Gangliosides Potentially Inhibit Extracellular Nucleotide Metabolism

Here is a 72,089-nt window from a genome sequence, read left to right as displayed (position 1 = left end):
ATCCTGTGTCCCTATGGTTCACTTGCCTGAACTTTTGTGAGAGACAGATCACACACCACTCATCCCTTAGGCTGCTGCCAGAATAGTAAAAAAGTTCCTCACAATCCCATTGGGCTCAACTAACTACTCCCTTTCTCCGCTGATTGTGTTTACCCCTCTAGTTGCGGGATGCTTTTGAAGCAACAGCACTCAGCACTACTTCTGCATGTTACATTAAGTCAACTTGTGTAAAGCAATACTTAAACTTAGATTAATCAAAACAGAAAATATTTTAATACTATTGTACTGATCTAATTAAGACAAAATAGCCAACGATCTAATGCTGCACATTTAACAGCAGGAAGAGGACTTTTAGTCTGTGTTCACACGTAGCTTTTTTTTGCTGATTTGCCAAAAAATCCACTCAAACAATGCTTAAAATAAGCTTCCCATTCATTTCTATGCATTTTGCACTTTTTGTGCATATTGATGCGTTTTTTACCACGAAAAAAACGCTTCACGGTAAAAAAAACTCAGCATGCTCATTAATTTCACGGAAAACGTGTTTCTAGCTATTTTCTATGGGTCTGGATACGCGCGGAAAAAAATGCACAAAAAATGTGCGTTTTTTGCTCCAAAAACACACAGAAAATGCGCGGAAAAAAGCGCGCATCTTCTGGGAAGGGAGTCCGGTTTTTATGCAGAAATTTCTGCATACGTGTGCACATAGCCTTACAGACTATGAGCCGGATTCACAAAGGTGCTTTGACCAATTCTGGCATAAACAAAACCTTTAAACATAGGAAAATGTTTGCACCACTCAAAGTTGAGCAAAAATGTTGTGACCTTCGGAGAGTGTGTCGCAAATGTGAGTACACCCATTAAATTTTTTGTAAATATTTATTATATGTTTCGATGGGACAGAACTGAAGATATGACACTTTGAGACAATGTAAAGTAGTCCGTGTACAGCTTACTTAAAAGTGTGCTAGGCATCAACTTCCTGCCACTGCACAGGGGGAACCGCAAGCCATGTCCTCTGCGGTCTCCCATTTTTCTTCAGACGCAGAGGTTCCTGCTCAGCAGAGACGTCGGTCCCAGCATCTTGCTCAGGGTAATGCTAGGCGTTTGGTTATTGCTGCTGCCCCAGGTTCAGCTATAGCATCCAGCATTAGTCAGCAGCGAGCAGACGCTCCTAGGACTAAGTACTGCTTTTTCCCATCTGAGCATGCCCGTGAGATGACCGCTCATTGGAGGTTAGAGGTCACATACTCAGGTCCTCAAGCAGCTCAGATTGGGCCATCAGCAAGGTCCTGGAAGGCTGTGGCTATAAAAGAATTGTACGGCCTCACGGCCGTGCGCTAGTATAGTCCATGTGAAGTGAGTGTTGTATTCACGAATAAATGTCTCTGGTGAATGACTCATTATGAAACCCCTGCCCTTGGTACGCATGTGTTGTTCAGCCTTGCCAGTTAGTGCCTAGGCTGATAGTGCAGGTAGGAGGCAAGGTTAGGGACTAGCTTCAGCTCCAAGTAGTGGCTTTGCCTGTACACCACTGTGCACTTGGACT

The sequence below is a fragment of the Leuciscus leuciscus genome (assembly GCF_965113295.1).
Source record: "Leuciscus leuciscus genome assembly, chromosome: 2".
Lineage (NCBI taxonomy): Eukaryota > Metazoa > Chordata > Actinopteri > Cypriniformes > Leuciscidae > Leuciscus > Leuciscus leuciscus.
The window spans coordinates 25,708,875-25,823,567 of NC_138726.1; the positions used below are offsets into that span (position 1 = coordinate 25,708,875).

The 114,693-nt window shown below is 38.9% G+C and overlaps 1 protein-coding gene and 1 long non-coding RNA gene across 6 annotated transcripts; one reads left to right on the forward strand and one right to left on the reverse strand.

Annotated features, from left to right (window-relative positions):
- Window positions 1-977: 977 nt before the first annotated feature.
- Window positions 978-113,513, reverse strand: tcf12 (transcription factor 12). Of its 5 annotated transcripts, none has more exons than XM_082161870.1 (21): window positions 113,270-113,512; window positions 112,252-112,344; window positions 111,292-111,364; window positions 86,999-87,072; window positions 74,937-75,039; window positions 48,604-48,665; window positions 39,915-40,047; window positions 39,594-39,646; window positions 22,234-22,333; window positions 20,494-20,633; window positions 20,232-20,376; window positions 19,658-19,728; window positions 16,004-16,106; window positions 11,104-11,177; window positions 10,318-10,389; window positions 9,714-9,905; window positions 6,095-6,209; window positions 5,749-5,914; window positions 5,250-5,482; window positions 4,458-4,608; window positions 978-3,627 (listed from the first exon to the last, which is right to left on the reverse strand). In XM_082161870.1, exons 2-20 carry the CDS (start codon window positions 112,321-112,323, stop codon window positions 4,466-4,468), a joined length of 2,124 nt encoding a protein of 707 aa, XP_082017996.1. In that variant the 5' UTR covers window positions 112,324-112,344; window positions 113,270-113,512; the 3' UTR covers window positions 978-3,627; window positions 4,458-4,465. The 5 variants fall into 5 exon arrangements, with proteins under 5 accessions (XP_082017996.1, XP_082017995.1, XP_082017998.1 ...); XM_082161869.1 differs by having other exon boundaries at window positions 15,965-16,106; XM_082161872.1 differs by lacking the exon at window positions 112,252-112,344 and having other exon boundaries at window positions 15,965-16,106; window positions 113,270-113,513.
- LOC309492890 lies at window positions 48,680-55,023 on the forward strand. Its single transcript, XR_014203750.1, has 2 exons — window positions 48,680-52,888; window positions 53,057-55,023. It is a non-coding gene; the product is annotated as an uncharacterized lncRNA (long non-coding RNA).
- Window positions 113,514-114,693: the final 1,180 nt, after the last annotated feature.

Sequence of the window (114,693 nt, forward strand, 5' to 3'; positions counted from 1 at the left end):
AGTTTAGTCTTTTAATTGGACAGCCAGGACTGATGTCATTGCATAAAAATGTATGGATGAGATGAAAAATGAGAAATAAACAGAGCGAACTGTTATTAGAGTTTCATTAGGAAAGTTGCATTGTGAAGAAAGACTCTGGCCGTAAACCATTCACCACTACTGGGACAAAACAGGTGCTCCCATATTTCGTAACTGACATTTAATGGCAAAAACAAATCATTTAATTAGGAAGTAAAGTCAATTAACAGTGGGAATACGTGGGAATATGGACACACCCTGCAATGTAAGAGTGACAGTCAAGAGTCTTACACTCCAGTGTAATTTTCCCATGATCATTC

Gangliosides are glycolipids that contain sialic acid and they are mainly located on the outer leaflet of the cellular plasma membrane of most vertebrate and some invertebrate cells. Because they have structurally diverse, bulky and negatively charged oligosaccharide moieties, gangliosides endow cell membranes with unique molecular characteristics. Although they are abundant in the central nervous system (CNS), the complete loss of gangliosides in mice does not result in gross morphological abnormalities of the CNS. However, mutant mice develop neurodegenerative diseases and die soon after birth, suggesting that gangliosides are required for the maintenance and development of a stable CNS and are crucial to sustain life. At the cellular level, gangliosides influence cell growth and death, probably because they are involved in the lipid-mediated assembly of signaling molecules such as growth factor receptors or integrins on the membranes. This article addresses the structural similarity between the tandem sialic acid residues of gangliosides and nicotinamide adenine dinucleotide (NAD+) determined from biochemical data showing that gangliosides inhibit NAD+ glycohydrolase activity and theoretical considerations. An essential feature of the structural similarity resides in a negative charge cluster formed by the two carboxyl groups in the tandem sialic acid residues and the diphosphate moiety of NAD+. The potential physiological role(s) of gangliosides on the regulation of extracellular nucleotide metabolism are discussed.
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